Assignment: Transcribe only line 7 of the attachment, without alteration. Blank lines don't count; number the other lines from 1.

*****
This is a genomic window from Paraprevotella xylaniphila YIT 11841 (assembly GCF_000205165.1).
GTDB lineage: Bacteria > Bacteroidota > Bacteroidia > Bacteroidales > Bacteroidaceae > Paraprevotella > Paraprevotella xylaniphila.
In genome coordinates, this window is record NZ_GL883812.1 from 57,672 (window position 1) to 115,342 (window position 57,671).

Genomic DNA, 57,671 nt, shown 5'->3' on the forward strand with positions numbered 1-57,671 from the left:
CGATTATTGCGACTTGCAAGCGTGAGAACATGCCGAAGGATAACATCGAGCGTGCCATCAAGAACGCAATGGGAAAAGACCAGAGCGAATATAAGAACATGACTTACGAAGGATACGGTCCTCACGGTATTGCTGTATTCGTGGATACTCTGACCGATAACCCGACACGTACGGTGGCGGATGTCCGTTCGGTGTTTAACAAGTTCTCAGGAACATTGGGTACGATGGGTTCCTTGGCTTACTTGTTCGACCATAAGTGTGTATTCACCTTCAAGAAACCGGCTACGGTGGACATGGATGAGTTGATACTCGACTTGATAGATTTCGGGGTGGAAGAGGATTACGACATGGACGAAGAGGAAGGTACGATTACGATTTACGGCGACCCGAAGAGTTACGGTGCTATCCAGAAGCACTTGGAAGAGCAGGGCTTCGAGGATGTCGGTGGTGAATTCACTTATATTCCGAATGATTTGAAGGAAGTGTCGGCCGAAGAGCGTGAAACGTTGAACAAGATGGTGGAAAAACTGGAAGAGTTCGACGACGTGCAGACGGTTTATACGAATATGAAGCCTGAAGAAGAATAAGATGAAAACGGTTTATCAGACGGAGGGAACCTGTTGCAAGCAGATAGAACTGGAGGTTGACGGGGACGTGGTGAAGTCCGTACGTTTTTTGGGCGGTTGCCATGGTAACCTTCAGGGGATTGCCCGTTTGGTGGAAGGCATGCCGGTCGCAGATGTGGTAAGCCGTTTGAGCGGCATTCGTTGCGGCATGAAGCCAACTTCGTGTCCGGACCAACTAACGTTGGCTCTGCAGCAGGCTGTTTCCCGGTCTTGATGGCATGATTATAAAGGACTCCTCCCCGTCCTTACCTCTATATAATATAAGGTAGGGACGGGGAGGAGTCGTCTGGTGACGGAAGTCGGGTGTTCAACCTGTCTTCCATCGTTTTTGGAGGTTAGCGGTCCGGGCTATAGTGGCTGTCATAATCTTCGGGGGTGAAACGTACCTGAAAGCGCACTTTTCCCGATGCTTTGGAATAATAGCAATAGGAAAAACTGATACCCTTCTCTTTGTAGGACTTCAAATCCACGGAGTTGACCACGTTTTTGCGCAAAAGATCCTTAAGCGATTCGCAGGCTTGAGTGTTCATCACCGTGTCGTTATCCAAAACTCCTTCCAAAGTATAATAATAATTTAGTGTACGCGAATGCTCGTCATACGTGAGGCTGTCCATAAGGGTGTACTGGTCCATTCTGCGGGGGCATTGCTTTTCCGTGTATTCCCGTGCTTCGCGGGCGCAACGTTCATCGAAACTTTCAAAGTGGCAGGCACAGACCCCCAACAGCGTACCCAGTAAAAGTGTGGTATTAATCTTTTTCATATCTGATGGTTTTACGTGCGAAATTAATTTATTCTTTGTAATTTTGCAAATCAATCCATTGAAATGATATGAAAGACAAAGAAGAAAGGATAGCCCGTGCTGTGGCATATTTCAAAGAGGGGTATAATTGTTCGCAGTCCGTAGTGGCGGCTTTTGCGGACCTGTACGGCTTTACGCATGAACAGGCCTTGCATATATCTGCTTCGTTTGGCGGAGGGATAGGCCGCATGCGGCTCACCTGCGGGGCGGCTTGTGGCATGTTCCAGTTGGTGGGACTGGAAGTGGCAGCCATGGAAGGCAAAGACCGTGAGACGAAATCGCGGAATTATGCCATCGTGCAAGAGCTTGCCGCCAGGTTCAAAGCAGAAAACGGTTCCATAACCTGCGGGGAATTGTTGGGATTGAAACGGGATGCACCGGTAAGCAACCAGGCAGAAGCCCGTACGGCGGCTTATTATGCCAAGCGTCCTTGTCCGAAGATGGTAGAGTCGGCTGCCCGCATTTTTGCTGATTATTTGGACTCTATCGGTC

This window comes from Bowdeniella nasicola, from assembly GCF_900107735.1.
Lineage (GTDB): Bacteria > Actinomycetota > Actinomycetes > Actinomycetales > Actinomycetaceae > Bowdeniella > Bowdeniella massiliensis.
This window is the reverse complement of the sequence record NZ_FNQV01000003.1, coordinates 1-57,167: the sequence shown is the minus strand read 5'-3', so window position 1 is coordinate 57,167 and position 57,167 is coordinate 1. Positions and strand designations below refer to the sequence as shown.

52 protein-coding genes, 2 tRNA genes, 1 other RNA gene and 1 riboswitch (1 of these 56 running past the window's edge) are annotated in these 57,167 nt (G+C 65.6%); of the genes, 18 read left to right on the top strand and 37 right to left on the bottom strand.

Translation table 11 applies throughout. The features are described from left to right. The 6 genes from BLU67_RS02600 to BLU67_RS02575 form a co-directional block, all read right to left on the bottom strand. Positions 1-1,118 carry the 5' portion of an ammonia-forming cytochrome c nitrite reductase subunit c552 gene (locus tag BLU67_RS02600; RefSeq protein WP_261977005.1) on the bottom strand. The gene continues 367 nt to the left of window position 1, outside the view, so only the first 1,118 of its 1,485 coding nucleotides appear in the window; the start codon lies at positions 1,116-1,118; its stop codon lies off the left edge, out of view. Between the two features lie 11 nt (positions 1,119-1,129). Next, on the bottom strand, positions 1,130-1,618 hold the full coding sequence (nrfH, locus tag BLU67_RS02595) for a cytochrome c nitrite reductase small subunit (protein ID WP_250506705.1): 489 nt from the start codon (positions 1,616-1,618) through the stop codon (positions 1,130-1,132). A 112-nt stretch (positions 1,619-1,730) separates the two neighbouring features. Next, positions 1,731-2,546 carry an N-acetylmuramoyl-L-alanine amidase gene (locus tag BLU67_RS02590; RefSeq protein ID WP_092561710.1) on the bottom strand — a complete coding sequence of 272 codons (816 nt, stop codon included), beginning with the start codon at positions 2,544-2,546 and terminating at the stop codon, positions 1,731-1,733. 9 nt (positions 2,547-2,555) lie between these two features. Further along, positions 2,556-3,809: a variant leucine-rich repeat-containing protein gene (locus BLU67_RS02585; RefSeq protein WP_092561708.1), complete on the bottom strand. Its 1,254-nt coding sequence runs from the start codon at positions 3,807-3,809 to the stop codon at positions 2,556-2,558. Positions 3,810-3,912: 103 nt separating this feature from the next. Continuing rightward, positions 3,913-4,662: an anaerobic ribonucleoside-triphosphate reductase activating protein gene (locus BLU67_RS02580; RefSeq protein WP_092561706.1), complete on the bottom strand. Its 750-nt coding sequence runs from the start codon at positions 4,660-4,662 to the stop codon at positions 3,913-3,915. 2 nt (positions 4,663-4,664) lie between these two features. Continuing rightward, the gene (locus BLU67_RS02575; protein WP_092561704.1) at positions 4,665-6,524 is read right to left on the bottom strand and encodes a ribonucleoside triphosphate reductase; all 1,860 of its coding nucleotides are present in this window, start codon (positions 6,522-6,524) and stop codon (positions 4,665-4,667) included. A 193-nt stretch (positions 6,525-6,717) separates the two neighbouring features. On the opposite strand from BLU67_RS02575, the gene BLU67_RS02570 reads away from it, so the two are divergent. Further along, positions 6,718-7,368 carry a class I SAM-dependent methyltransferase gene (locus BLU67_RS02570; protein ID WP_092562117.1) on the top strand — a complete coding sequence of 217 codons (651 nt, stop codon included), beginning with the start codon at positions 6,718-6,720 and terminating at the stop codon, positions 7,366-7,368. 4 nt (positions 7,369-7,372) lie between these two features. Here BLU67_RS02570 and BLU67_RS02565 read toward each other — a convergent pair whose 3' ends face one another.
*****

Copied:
Lineage (GTDB): Bacteria > Actinomycetota > Actinomycetes > Actinomycetales > Actinomycetaceae > Bowdeniella > Bowdeniella massiliensis.